Judy took her into home care on Friday night. Often very sick koalas or joeys are packed into baskets with a rolled up towel between their arms that stands in for the tree. But Vina was a feisty one and wouldn't stay in put, which is often a sign that they have the gumption to pull through. She wasn't interested in my feeding her so I asked Judy to step in since she's had more experience with her. Vina's jaw makes it hard for her to chew leaf so it's vital she takes in formula to keep her strength up.

While Judy's coaxing Vina to feed, I set about preparing her leaf and cleaning her unit. There's not a lot of poop, due to her low leaf consumption, but I roll what up what there is in her newspaper floor cover. I get a flashlike memory of playing pass-the-parcel, only generally with sweets and little toys, rather than koala poo pellets(!).

Jim's looking after Lighthouse Barry who is a big old man koala suffering from what looks like conjunctivitus in his left eye. Apparently there's no eye there though, only an infection on the outside, which is being treated with a cream.

Emma's in with Pacific Sam who's a 'repeat offender'. This is the third time he's been in the hospital that Emma knows about, and I remember his second visit from my early days of a wrangling. He's got a skin condition on his shoulder called hyperkeratosis, which is just a thickening of the skin tissue in a certain spot. It looks like he's been scratching at it which is why that suspected he'd been attacked my a dog, but fortunately this was not the case. It reminds me of the fate of poor Morrish Steven, one of the great successes of the uni drug trials. He was cured of his Chlamydia only to be brought in DOA some months later after a dog attack.

According to the daybook, another koala, Chisholm Yalkara, met the same fate. On a positive note, Ocean Flyer who had been brought in after falling from a power pole, has lived to fly another day and was released during the week. Also, sweet little Oxley Kizza, the sweet-faced koala who had reminded me so much of dearly departed Oxley Jo, was released during the week, as was Brindabella Sophie. A suspect growth showed up on Sophie's ultrasound which didn't bode well, but for once we were glad to be wrong--she was given the all-clear by our vet and set on her way.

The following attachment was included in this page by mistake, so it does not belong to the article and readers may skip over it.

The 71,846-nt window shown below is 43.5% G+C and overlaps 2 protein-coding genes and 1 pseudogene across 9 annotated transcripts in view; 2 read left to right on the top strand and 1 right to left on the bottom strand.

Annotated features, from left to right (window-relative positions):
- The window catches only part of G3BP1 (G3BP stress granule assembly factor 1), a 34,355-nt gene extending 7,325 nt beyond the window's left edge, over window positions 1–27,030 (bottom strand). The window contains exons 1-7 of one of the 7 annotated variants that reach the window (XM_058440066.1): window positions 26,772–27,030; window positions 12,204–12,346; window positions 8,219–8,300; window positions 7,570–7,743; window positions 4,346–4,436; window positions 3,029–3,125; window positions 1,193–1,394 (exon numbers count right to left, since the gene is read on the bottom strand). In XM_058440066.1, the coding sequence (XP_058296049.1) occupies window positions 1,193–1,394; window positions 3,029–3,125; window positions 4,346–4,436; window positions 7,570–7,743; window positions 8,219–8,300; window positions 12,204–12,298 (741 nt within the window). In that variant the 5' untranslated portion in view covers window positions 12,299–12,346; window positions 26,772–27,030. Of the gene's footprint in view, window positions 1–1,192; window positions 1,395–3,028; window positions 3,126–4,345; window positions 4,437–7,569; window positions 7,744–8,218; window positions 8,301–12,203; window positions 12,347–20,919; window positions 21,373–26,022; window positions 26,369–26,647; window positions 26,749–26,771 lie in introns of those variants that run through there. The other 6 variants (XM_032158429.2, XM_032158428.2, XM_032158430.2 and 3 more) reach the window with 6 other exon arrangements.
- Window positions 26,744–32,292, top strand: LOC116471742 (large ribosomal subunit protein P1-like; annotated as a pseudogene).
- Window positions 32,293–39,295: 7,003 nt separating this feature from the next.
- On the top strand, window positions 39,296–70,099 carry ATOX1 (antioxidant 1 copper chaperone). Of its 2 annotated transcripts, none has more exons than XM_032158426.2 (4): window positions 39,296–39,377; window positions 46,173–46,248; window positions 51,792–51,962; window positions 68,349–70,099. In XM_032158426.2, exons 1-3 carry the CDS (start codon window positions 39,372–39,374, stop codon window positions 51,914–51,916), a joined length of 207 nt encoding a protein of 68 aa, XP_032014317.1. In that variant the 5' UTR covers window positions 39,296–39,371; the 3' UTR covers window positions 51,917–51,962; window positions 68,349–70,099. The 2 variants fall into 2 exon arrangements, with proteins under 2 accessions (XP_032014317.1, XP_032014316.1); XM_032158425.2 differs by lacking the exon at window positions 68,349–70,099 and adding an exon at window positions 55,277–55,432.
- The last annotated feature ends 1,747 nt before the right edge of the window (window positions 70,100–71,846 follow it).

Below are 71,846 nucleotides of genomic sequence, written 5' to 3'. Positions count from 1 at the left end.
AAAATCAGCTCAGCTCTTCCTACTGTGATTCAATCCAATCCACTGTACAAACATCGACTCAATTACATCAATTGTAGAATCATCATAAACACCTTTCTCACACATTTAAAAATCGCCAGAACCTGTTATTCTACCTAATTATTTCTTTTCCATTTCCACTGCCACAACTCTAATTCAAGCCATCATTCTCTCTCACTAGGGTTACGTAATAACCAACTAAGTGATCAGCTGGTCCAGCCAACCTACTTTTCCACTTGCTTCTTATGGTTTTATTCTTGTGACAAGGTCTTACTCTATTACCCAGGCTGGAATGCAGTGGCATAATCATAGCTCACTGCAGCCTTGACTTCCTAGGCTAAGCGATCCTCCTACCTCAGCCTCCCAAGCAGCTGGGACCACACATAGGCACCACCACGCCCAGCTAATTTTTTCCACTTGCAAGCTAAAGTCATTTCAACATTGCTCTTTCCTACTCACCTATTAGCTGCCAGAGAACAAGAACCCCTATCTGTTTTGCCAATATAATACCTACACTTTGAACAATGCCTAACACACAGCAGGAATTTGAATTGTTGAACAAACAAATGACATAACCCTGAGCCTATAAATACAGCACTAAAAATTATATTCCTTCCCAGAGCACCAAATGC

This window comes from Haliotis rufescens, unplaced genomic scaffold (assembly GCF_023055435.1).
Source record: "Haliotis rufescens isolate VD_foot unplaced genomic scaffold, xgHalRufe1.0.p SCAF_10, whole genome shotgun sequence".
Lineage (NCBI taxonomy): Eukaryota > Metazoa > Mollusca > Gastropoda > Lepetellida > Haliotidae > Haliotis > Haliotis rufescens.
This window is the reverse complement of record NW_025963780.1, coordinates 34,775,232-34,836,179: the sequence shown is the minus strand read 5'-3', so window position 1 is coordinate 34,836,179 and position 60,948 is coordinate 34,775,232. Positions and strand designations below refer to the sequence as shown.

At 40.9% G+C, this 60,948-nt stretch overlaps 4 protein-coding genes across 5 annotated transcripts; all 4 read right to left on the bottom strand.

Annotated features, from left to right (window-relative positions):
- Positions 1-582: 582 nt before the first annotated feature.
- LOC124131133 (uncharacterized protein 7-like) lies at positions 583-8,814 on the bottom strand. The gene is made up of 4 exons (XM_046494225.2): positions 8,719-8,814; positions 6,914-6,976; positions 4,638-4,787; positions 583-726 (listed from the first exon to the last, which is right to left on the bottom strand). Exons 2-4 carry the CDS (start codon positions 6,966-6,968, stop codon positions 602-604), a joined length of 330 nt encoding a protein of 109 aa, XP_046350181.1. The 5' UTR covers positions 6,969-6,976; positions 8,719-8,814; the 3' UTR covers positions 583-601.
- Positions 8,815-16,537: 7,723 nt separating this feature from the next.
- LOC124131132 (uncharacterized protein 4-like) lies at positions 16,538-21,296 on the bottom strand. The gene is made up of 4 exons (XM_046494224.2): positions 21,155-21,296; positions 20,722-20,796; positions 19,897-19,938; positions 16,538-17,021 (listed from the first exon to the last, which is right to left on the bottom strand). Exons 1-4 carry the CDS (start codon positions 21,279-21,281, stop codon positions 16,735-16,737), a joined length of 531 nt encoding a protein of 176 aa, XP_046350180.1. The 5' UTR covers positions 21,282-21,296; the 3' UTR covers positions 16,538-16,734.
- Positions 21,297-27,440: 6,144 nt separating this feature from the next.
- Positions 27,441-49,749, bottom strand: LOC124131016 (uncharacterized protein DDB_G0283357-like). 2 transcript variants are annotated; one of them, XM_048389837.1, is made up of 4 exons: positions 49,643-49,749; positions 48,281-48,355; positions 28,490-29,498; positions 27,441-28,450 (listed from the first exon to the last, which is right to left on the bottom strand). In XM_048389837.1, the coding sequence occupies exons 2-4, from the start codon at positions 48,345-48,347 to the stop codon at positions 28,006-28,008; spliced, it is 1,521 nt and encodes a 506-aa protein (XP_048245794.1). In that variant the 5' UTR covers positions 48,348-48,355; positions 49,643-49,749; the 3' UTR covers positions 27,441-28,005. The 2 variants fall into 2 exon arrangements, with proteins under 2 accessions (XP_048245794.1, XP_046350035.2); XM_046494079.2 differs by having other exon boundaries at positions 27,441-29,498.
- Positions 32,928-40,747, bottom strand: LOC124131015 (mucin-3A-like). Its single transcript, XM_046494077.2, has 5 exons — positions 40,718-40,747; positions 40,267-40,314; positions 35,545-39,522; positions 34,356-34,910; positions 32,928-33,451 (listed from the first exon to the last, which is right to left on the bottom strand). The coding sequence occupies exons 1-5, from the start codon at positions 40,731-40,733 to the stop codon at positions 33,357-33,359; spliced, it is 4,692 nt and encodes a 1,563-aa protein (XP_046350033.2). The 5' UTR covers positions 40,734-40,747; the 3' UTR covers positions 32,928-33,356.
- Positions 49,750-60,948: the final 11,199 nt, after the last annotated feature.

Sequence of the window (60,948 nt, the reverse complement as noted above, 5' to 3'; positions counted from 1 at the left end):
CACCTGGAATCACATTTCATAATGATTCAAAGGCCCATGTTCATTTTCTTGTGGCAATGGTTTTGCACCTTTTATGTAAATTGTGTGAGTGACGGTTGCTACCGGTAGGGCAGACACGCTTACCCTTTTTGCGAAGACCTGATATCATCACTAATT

I start tidying up a bit outside in the yard as Judy goes in to give Kempsey her medication. Judy has looked after a few joeys in her time and I lament to her the dearth of joeys in the place. Of course, it's really a good thing that joeys are being cared for by their mothers and not needing to come into our care, but I still get wistful looking at yard 6 where there have always been joeys since I began wrangling here over six months ago.

Breeding season is almost upon us now, which may mean more joeys coming through. There is a koala called Roto Abigail who lives in the grounds outside the hospital. Abigail has a joey who's big enough to ride on her back. Apparently, on Friday, several of the vollies were in thrall to the antics of a wild male pursuing Abigail over the treetops. It's situations like this where joeys can get separated from their mother. The vollies were holding out towels ready to catch either mother or joey should she fall, but fortunately this didn't happen as Abigail managed to evade her marsupial lothario.

Click here and here to view more of this week's koala hospital snaps.